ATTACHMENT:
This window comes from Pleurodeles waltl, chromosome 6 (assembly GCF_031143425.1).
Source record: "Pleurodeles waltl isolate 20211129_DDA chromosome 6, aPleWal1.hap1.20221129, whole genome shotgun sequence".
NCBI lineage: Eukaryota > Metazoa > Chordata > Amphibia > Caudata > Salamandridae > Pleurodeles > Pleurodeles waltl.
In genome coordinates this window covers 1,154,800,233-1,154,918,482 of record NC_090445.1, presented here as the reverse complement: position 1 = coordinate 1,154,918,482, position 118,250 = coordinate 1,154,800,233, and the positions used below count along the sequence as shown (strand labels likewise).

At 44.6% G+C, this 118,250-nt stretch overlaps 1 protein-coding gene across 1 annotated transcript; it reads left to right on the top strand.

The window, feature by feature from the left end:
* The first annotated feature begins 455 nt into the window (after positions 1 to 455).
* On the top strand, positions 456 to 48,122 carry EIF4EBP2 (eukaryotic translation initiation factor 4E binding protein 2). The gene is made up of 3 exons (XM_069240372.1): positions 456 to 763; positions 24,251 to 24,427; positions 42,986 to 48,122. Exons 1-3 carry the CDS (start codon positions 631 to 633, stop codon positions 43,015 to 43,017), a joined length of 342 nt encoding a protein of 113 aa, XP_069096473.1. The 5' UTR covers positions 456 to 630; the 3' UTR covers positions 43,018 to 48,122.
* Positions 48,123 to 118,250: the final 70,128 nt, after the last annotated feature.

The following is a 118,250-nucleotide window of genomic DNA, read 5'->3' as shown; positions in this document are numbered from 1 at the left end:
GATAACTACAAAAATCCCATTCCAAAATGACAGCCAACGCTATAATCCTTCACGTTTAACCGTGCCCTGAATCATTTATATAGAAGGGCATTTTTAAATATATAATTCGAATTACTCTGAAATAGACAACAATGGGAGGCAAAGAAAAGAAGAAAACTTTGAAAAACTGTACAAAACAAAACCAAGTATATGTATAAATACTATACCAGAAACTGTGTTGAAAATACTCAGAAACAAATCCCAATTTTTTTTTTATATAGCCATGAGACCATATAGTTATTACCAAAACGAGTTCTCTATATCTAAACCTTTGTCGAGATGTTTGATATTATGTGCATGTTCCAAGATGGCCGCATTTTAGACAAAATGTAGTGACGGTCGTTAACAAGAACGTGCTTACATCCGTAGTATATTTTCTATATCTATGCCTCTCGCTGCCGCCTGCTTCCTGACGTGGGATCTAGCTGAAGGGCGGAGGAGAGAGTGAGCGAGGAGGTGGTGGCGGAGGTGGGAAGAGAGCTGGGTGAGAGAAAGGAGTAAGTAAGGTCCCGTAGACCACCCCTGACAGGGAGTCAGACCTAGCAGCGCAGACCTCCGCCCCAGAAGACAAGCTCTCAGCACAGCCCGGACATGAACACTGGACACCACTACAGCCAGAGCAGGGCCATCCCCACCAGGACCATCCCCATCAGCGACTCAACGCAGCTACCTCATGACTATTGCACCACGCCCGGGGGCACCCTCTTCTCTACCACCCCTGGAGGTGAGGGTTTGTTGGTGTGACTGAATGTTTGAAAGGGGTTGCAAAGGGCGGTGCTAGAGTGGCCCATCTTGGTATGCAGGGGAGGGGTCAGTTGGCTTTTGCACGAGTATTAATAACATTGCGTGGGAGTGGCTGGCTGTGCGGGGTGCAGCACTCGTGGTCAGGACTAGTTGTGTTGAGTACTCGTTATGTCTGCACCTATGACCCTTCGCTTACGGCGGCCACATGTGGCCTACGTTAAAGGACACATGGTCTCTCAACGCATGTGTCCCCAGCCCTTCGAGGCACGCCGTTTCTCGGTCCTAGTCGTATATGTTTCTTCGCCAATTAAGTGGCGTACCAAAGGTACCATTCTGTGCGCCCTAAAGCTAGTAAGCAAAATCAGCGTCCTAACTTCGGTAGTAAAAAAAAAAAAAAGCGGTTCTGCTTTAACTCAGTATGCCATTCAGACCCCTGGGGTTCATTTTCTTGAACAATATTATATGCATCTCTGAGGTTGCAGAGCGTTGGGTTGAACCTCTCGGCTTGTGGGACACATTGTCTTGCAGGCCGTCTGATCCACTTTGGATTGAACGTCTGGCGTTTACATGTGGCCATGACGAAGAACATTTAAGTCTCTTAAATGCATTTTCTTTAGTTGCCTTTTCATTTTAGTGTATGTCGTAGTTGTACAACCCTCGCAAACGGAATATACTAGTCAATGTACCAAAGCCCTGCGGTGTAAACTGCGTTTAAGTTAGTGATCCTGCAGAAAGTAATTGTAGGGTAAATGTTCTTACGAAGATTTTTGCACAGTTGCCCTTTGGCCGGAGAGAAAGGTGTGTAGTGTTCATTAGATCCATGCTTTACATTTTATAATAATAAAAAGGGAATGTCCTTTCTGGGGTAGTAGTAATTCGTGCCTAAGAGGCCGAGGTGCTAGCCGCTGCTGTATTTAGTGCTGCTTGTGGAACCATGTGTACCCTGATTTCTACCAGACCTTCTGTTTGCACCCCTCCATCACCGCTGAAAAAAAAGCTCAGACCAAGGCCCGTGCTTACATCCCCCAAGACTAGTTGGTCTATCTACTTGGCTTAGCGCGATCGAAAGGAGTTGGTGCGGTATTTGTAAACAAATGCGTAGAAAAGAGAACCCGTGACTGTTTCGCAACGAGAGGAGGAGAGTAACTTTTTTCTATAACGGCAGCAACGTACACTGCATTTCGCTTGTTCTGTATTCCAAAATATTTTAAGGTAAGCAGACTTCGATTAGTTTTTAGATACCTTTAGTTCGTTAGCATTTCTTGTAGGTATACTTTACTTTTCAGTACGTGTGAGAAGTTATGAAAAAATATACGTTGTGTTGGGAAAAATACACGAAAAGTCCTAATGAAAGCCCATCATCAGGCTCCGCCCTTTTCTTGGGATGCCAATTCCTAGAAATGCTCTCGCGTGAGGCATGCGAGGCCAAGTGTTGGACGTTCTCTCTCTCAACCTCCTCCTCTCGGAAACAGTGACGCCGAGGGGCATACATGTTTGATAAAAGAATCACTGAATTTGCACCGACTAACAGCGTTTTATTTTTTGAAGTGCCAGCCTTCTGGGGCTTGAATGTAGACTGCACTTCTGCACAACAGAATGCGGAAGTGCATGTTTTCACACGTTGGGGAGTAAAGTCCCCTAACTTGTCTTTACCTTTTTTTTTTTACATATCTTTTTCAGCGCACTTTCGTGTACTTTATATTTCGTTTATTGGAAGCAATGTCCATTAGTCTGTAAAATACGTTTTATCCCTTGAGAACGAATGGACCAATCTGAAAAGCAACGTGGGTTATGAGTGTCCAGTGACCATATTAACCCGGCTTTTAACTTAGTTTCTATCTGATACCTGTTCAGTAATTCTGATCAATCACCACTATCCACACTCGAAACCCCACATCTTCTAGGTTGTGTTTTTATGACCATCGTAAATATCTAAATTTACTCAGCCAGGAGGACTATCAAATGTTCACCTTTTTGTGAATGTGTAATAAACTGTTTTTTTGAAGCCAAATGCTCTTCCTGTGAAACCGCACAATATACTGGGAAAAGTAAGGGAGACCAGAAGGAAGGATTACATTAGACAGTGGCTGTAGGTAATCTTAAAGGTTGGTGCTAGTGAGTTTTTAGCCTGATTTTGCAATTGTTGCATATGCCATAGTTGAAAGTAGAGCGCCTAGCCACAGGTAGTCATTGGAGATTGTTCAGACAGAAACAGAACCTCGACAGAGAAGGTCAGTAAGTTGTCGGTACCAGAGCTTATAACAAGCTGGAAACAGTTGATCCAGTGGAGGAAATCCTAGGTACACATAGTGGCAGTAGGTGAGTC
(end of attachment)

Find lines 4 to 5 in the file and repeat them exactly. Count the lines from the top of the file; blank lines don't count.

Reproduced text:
In genome coordinates this window covers 1,154,800,233-1,154,918,482 of record NC_090445.1, presented here as the reverse complement: position 1 = coordinate 1,154,918,482, position 118,250 = coordinate 1,154,800,233, and the positions used below count along the sequence as shown (strand labels likewise).

At 44.6% G+C, this 118,250-nt stretch overlaps 1 protein-coding gene across 1 annotated transcript; it reads left to right on the top strand.